Most Children Not Getting Suggested Treatments, Screenings, Study Finds

Marisa Wexler MS avatar

by Marisa Wexler MS |

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Most children with sickle cell anemia (SCA), the most common and often the most severe form of sickle cell disease (SCD), do not receive preventive antibiotic treatment or participate in yearly stroke screenings that are recommended for those with the condition, according to a study based on U.S. data.

“It is imperative that new and sustainable strategies to address these gaps in quality of care among children with SCA are developed and implemented,” its researchers wrote. “In the absence of such focused efforts, it is likely that improvements to the quality of care among children with SCA will continue to be hampered.”

The study, “Trends in quality of care among children with sickle cell anemia,” was published in the journal Pediatric Blood & Cancer.

Children with SCA are at an increased risk of contracting bacterial infections and experiencing strokes. Because of these risks, U.S. guidelines have for decades suggested that children with SCA should be given prophylactic (preventive) antibiotics from ages 0–5. A transcranial Doppler ultrasound (TCD) — an imaging test that evaluates blood flow in the brain and can be used to assess stroke risk — is also recommended every year in children ages 2–16.

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A group of scientists in the U.S. set out to determine whether these guidelines are generally being followed among children with SCA. To that end, researchers analyzed insurance data collected from 2011 to 2018 through Medicaid programs in Michigan and New York State. (Medicaid is the U.S. government-funded program that provides health insurance to people with low incomes.)

In the first analysis, the team looked at data for 1,784 children (384 in Michigan and 1,400 in New York) between the ages of 3 months and 5 years who were eligible for antibiotic prophylaxis. All children were followed for at least a year.

The team assessed the proportion of children who had filled pharmacy claims for at least 300 days’ worth of antibiotics per year, indicating that they were taking the medications more or less routinely.

Results suggested that the vast majority of patients were not taking prophylactic antibiotics as recommended. The overall rates of appropriate antibiotic prophylaxis fills in both states ranged from 16% in 2016 and 2018 to 22% in 2011.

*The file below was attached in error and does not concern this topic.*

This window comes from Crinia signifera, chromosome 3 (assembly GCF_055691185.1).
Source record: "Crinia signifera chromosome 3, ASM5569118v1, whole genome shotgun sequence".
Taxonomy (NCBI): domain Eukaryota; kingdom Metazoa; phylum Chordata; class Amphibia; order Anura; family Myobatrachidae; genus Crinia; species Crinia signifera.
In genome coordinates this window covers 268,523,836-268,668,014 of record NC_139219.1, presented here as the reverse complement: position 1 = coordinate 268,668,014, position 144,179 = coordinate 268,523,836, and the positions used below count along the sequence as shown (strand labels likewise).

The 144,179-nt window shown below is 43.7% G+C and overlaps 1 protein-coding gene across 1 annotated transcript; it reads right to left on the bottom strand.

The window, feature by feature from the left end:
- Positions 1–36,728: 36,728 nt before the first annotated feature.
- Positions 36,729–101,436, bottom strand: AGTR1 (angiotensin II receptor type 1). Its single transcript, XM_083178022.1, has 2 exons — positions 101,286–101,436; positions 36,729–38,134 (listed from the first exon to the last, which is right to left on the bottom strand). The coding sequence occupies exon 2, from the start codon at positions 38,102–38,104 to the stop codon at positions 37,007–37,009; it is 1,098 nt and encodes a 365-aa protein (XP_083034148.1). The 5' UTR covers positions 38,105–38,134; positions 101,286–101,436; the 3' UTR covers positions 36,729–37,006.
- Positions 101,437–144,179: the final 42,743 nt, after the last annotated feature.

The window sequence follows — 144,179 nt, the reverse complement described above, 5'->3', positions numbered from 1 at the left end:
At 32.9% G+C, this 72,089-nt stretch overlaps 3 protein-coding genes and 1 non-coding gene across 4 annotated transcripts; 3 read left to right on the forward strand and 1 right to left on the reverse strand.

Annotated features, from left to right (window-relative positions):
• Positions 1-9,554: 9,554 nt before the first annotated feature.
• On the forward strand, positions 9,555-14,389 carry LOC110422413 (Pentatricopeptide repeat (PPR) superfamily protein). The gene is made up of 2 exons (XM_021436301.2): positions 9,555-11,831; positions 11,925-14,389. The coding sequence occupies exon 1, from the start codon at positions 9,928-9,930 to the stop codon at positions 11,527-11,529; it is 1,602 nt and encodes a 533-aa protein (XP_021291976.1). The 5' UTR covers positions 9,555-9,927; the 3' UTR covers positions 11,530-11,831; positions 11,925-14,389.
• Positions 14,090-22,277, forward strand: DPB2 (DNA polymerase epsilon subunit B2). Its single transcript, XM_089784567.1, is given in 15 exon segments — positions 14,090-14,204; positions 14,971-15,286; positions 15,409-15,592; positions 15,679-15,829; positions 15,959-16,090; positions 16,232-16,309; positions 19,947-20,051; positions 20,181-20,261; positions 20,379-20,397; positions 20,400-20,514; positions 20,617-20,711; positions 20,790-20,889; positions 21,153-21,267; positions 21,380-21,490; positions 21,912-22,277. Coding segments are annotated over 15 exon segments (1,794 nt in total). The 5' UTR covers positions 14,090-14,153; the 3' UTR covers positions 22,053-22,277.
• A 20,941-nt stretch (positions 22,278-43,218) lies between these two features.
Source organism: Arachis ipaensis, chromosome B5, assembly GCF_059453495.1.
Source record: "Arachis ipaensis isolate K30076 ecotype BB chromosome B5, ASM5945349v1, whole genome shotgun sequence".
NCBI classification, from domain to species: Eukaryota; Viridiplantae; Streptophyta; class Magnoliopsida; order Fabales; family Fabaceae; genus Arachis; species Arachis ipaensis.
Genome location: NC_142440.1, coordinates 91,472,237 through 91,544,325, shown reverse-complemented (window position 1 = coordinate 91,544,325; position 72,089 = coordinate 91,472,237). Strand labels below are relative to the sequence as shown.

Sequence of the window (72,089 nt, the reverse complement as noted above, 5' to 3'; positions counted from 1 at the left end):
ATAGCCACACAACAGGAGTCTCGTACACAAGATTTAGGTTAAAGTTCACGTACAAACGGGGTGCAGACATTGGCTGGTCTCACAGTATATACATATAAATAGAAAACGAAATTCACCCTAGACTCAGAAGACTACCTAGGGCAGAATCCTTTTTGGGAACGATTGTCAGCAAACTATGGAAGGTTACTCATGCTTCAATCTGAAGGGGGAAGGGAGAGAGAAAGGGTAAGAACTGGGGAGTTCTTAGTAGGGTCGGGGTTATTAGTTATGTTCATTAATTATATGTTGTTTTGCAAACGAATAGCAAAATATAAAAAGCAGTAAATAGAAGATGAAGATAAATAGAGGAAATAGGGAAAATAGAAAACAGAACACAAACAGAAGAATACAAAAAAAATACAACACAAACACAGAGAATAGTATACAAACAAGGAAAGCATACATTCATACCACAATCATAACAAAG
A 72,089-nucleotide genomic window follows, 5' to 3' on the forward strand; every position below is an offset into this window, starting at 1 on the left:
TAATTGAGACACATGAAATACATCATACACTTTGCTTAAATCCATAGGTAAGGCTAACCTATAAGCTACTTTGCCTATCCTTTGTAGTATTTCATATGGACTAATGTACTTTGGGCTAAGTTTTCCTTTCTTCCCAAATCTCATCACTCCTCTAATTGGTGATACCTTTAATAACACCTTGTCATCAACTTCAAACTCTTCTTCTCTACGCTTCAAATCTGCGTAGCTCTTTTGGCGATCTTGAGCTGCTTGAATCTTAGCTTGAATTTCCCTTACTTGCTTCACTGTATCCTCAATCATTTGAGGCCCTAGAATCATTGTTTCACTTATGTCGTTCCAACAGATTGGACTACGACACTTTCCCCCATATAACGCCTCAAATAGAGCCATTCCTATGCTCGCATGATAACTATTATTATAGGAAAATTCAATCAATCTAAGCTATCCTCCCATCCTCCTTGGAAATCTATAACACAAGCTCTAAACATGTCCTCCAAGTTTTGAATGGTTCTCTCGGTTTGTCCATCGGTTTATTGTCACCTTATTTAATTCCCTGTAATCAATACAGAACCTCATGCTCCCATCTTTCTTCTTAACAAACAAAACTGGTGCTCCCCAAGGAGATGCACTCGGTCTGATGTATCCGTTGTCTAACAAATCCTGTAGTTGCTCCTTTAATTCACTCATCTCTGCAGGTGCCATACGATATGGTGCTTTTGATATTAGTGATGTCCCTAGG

Statistical analyses also showed the proportion of children taking prophylactic antibiotics as recommended did not change significantly over time in Michigan. In New York, however, the proportion of children taking recommended antibiotics decreased significantly over the time period analyzed.

In another analysis, researchers used data for 3,439 children (710 in Michigan and 2,729 in New York) ages 2–16 — the population in which TCD screening is recommended — who had been followed for at least one year. Researchers then looked at the proportion of patients who had recorded insurance claims for yearly TCD screens.

Overall rates of yearly TCD screening across both states ranged from 39% in 2016 to 45% in 2013 and 2018. Statistical analyses showed no significant changes over time in TCD screening rates in either state.

“We found that the majority of children with SCA enrolled in the Michigan and [New York State] Medicaid programs do not receive recommended preventive services,” the researchers wrote. “Despite the national focus on improving receipt of preventive services among those with SCA and overwhelming evidence of the efficacy of these services in preventing serious morbidity, low rates continue to persist.”

The researchers noted that this study also found no evidence indicating the rates of these preventive measures are getting any higher as time goes on. They stressed the need to find new strategies to increase the number of children who receive these interventions, which can be life-saving.

“Given the documented impact of these preventive services on incidence of invasive pneumococcal [bacterial] infection and stroke, increasing receipt of preventive services will decrease mortality and morbidity among this vulnerable population,” they wrote.

Researchers also pointed out several strategies that might help increase the use of these preventive measures — for example, prescription delivery services that make it easier for patients to access medications, or having TCD readily available in sickle cell clinics so that screening can be done during routine annual checkups, rather than as a separate trip.

They stressed that a combination of strategies likely will be necessary to make these interventions available to every child that can benefit from them. They also highlighted the importance of educating patients, caregivers, and healthcare providers about the importance of prophylactic antibiotics and TCD screening for children with SCD.